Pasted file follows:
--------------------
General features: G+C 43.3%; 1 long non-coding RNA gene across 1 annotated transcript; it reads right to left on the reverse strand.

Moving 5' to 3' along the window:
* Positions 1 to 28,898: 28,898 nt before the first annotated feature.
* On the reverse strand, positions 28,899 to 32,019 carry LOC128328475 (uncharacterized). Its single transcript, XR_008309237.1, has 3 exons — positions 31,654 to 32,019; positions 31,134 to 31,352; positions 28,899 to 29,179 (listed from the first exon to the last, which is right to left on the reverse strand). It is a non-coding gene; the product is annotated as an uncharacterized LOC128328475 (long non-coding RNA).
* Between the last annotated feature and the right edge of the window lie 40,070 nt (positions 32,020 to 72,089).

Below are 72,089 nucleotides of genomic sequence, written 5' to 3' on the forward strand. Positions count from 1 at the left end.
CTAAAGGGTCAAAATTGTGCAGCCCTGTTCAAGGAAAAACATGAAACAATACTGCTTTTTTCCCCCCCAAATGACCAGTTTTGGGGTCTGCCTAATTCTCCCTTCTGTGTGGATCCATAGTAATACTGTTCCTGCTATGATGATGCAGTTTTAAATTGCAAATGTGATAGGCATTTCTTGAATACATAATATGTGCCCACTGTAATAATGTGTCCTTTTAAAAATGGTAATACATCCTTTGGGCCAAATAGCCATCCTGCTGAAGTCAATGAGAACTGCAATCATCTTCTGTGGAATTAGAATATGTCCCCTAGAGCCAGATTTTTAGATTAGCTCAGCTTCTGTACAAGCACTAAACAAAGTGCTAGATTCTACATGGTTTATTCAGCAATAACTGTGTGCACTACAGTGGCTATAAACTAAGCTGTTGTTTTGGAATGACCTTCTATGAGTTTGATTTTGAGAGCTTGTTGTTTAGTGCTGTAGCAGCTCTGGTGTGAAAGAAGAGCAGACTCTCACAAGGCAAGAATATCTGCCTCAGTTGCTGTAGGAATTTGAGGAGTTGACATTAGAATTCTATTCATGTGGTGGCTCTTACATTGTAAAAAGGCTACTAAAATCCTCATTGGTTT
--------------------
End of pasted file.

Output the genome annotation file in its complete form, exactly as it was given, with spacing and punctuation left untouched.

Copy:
General features: G+C 43.3%; 1 long non-coding RNA gene across 1 annotated transcript; it reads right to left on the reverse strand.

Moving 5' to 3' along the window:
* Positions 1 to 28,898: 28,898 nt before the first annotated feature.
* On the reverse strand, positions 28,899 to 32,019 carry LOC128328475 (uncharacterized). Its single transcript, XR_008309237.1, has 3 exons — positions 31,654 to 32,019; positions 31,134 to 31,352; positions 28,899 to 29,179 (listed from the first exon to the last, which is right to left on the reverse strand). It is a non-coding gene; the product is annotated as an uncharacterized LOC128328475 (long non-coding RNA).
* Between the last annotated feature and the right edge of the window lie 40,070 nt (positions 32,020 to 72,089).

Below are 72,089 nucleotides of genomic sequence, written 5' to 3' on the forward strand. Positions count from 1 at the left end.
CTAAAGGGTCAAAATTGTGCAGCCCTGTTCAAGGAAAAACATGAAACAATACTGCTTTTTTCCCCCCCAAATGACCAGTTTTGGGGTCTGCCTAATTCTCCCTTCTGTGTGGATCCATAGTAATACTGTTCCTGCTATGATGATGCAGTTTTAAATTGCAAATGTGATAGGCATTTCTTGAATACATAATATGTGCCCACTGTAATAATGTGTCCTTTTAAAAATGGTAATACATCCTTTGGGCCAAATAGCCATCCTGCTGAAGTCAATGAGAACTGCAATCATCTTCTGTGGAATTAGAATATGTCCCCTAGAGCCAGATTTTTAGATTAGCTCAGCTTCTGTACAAGCACTAAACAAAGTGCTAGATTCTACATGGTTTATTCAGCAATAACTGTGTGCACTACAGTGGCTATAAACTAAGCTGTTGTTTTGGAATGACCTTCTATGAGTTTGATTTTGAGAGCTTGTTGTTTAGTGCTGTAGCAGCTCTGGTGTGAAAGAAGAGCAGACTCTCACAAGGCAAGAATATCTGCCTCAGTTGCTGTAGGAATTTGAGGAGTTGACATTAGAATTCTATTCATGTGGTGGCTCTTACATTGTAAAAAGGCTACTAAAATCCTCATTGGTTT